Asthma is a chronic condition which affects more than 20 million Americans. Yet, despite the widespread prevalence of this illness, there are a number of myths surrounding this disease. For instance, it is not necessarily a life sentence; children have been known to outgrow its symptoms. Also, it can affect an individual at any age.

Asthma is an illness which blocks or narrows an individual’s airways. The symptoms tend to be temporary—in other words, they come and go. Tell-tale signs include shortness of breath, breathing trouble, and a chronic cough. If the symptoms become severe, an individual may require emergency treatment.

Asthma is a serious public health concern. It is estimated that the condition is the cause for nearly a half-million hospital stays annually. The treatment can be costly—some estimates put it as high as billions of dollars each year. It is important to point out that this illness can afflict people of any race, sex, or ethnic group. While treatment has become routine in the U.S., there remain a great many questions about its causes and the best methods of prevention. While it is a potentially life-threatening illness, in the majority of cases, treatment can control its symptoms and permit an individual to live a productive life. Allergic or extrinsic asthma refers to a condition in which the symptoms are triggered by an allergic reaction of some kind. This is the most common type of the disease. Allergens such as dust mites, pet dander, pollens, and mold can cause the passages in the airways of the lungs to experience inflammation and swelling, leading to an episode of asthma.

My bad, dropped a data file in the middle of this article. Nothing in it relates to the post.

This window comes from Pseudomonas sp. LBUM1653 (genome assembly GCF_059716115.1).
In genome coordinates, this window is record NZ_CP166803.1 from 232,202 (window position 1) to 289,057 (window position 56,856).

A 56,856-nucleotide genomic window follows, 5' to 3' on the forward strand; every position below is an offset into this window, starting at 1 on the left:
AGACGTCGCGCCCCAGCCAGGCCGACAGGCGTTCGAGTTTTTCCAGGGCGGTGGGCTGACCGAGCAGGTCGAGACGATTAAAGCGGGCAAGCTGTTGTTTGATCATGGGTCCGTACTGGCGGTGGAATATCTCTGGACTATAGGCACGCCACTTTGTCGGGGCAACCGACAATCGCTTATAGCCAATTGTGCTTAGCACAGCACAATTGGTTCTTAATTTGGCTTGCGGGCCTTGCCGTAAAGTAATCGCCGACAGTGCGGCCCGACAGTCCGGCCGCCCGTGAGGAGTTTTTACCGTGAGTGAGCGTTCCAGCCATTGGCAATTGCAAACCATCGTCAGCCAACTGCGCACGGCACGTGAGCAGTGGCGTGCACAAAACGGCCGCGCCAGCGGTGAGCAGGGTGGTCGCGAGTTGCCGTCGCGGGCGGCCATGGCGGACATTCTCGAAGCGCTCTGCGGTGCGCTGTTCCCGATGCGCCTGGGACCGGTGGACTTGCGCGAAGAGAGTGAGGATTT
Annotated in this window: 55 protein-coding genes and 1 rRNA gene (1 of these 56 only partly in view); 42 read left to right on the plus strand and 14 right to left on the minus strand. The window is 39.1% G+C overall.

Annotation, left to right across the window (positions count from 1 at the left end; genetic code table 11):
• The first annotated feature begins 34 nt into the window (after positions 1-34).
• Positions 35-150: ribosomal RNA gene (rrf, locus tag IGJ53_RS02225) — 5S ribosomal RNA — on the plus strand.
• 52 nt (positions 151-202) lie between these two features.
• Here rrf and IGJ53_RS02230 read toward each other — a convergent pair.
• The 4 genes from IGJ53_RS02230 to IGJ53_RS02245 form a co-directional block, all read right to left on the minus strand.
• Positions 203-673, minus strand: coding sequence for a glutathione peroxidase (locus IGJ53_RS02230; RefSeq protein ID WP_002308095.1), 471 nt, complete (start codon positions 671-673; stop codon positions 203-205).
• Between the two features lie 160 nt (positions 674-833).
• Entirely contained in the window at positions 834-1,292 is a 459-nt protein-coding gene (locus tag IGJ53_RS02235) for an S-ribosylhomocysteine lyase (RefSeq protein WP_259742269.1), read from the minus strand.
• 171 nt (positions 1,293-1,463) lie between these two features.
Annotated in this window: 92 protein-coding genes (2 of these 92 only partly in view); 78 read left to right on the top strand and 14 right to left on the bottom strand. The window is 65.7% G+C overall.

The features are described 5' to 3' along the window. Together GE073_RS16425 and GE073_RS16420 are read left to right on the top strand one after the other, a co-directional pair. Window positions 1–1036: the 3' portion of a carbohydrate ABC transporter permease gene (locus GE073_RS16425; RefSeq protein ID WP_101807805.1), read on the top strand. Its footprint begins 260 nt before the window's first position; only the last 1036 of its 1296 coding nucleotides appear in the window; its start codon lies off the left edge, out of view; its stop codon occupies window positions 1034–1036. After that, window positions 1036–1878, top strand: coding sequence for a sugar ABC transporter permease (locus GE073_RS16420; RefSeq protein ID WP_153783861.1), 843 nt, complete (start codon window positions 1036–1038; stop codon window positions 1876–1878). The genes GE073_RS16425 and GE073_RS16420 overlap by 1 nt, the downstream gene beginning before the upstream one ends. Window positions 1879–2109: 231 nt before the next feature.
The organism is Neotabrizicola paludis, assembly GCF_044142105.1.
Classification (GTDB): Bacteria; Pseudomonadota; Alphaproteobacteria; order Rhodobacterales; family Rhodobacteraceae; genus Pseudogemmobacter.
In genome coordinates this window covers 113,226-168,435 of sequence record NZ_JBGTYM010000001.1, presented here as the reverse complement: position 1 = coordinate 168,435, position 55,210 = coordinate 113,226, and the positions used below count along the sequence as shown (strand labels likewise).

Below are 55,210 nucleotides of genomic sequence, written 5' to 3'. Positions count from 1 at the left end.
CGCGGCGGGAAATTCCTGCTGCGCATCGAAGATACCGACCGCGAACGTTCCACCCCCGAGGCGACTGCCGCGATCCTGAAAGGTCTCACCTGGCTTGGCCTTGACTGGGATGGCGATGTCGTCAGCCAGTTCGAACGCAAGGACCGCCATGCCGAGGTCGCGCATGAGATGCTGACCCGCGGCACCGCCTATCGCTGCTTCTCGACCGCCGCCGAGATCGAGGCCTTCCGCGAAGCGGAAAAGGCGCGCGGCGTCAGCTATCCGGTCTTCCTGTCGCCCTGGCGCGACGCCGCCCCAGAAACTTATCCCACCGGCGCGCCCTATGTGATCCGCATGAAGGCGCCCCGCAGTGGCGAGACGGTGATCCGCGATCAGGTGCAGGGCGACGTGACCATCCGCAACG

Non-allergic refers to a condition that is triggered by factors not related to allergies. Factors such as cold air, dry air, exercise, hyperventilation, stress, or anxiety can lead to this problem. However, many of the symptoms of non-allergic asthma are the same as those associated with allergy-related condition.

While it may be difficult to prevent from flaring up, there are steps a person can take in order to manage his or her treatment. One important thing to do is to minimize contact with triggers. After a the next attack, ask yourself what kinds of things you’ve been exposed to that might have triggered this episode.

Another important action to take is to take medications as prescribed. It has been estimated that more than half of people who use inhalers do not use them properly. As a result, it’s a good idea to check with a doctor or nurse to make sure that you are using your inhaler correctly to control attacks.

*Article by Anthony France